Web Edition and Version Control Format

For those of you that use the Version Control Format (VCP) for your Real Studio projects you should be aware that I do not recommend using it for Web Edition projects.  I discovered (and logged) several bugs today in 2011 R1 that will bite you.

The first is subclassing a WebControl in VCP format results in it displaying in the IDE with a black triangle indicating that it doesn’t know what the control is.  Thankfully the control still works, it just looks funny in the IDE and doesn’t seem to affect the final build.

<feedback://showreport?report_id=16518>

The second is that WebStyles do not read properly after saved in VCP format.  This will result in controls not adhering to their styles after the project is loaded again.  This does affect final builds.

In both cases it could be a write or read failure.  Not my job to figure out which one.

If you use Web Edition and version control you should make these bugs part of your priority list.

<Rant>  This is the third release in a row with serious issues with the version control format that keep me from using it.  For my consulting business I need reliable version control.  The only way to do that is to have a rock solid version control format.  It has to work in EVERY release.

Binary format just isn’t acceptable for my business.  I need to track changes on a line by line basis – sometimes my livelihood depends on knowing what changed, and when.

It ‘s obvious, to me anyway, that RS doesn’t use Web Edition internally for anything big, important, or that requires multiple users working with it.  If they did, they would have spotted these problems a long time ago. </Rant>

We now return you to your normally scheduled broadcast.

Quality Either Matters or it Doesn’t

My Saturday was supposed to be dedicated to a training video for the new Segmented Control introduced in REAL Studio 2010 Release 4 that was release this week.  Unfortunately, I stopped after about an hour after documenting bugs and becoming generally disgusted with it.  What’s the point of doing a training video for something that is THAT jacked up and must be fixed (to be really usable) in a future release of REAL Studio?  Why waste my time doing a video that I’ll have to do again?

I think it’s awesome that REAL Software creates REAL Studio and a handful of other projects using REAL Studio.  But they don’t use it like we do in two different ways:  Their testing process (and I wonder if they really have one sometimes) does not test the way a real world user creates projects.  Their usage of RB for the IDE isn’t a real world example of what anyone is trying to use RB for.  Saying “we build REAL Studio with REAL Studio” isn’t a valid metric for anyone except REAL Software.

I’m not an average REAL Studio user – I get that – I actually make my living off the product.  I use it eight to ten hours a day on average of six days a week.  When I do my testing, I start by creating a simple demonstration project showing the most basic usage of ‘X’ and then expand upon it by exercising most of the properties, methods and events.  Most of these demonstration projects end up being reused in real world consulting projects and in the twenty-plus hours of training videos I have on my website.

I rarely waste my time and, in my opinion, the new features in REAL Studio 2010 Release 4 was a complete waste of my time.  The documentation was late and incomplete and the new features have glaring bugs in them.  If I can document several in an hour what does that tell you?  Where were the example projects demonstrating the new features for Release 4?  There were none.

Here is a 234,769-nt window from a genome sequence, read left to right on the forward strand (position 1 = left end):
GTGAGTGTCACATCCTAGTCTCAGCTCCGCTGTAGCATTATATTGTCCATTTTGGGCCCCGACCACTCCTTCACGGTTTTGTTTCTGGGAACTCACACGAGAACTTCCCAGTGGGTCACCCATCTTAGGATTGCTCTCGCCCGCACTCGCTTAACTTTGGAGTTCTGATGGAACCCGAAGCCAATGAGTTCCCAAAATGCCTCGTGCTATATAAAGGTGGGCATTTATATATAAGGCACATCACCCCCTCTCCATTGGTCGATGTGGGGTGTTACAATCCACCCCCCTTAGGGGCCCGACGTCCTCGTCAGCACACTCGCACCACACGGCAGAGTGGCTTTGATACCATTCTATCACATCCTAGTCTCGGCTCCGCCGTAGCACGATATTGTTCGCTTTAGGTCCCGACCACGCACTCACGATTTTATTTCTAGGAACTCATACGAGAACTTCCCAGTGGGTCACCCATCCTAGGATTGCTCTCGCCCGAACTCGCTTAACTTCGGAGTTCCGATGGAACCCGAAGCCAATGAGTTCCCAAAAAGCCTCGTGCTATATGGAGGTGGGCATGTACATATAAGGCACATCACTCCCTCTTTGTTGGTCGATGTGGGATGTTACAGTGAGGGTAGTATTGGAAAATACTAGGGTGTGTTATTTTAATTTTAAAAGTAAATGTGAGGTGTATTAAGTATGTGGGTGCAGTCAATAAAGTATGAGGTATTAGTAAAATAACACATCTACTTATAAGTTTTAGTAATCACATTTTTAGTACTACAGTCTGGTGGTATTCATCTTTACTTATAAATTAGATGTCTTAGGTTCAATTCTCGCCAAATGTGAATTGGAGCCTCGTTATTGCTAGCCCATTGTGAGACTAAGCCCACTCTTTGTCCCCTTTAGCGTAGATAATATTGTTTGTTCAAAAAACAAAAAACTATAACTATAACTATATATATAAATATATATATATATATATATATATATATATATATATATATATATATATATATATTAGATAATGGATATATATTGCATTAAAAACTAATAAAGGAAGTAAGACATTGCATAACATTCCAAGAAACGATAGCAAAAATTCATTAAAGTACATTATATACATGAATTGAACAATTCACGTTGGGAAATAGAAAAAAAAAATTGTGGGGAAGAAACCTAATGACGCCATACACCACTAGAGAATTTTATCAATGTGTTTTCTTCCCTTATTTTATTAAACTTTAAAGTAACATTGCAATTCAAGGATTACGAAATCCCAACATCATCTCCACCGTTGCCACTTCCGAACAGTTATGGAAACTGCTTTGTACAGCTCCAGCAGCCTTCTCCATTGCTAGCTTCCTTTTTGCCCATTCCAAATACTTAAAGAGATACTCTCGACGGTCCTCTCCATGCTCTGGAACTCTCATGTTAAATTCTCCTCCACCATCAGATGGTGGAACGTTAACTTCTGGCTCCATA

Have you ever perused the Examples folder?  There are a lot of example projects showing you how to use individual parts of the REALbasic framework.  Depending upon which release you look at, some of the examples don’t even compile.

I also think it fair to say that most of the examples (that are working) are watered down to the point where they only show the most basic usage of a component.  They are not complex examples and therefore don’t do most people much good when they get around to implementing it in their own projects.  Most are not written with best practices in mind or how average people will use them.  They were written with the intent of getting if off the developers, or documenters, plate as quickly as possible.  Comments?  Naming conventions?  Defensive coding?  Good luck.

REAL Software as a company does not create new cross-platform applications using their own product.  They don’t see the day-to-day deficiencies that we do.  They don’t feel my pain and that’s a problem because they’re trying to sell their product to people just like me – or at least that’s what they keep telling me.

I’m about ready to stop using REAL Studio for certain types of projects because they’ve lost control of the quality.  Quality either matters or it does not.  Decide which and let me know – I have better things to do until then.

Here’s my unsolicited advice for REAL Software:  For every new release build a new project that demonstrates EVERY new feature and exercises it.  Major changes to the framework get the same treatment.  These projects should be good enough so that if there is missing documentation, the code tips or autocomplete doesn’t work (all real world examples, by the way), anyone can still figure it out from the code.  It takes planning and a commitment and thinking about how real users will use the feature in Windows, Linux, Carbon and Cocoa applications.

Please, do this for upcoming Cocoa and Web Edition releases.  If you could do that, I’d guarantee you’d find more bugs, earlier, and I wouldn’t have to spend my Saturday writing an opinion piece.

What are your thoughts?